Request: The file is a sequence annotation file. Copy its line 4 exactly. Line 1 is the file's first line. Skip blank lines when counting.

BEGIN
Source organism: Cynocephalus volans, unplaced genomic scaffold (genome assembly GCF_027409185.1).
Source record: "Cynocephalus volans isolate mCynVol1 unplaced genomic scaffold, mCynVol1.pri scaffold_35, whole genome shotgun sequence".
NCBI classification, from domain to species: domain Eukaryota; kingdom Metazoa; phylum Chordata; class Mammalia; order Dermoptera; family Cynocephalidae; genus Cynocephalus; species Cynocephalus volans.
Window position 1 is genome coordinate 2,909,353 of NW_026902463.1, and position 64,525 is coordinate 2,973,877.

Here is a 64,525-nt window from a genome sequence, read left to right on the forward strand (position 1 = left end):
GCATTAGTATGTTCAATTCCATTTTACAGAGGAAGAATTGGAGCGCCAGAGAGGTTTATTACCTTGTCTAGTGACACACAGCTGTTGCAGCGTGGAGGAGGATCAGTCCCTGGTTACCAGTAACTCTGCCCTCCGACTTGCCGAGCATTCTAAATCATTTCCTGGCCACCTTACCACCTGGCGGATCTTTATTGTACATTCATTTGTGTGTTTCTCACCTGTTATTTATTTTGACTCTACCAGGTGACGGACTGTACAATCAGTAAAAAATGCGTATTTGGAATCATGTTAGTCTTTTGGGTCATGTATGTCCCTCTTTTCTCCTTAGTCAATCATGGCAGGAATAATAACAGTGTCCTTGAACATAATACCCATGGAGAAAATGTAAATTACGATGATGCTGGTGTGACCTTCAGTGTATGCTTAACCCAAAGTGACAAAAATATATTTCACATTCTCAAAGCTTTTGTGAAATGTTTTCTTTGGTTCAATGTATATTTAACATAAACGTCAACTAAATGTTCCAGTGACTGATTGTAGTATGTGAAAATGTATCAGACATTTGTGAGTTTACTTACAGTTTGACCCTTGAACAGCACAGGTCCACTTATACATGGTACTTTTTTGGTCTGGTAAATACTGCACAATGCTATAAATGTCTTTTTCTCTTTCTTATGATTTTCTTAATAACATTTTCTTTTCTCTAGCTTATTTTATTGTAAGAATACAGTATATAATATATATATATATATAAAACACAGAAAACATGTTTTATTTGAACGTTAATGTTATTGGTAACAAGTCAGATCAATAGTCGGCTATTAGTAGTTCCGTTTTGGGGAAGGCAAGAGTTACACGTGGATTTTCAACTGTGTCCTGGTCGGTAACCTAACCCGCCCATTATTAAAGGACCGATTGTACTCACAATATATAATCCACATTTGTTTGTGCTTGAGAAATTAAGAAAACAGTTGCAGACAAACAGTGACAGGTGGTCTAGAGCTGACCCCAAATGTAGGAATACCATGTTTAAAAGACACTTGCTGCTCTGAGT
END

Window position 1 is genome coordinate 2,909,353 of NW_026902463.1, and position 64,525 is coordinate 2,973,877.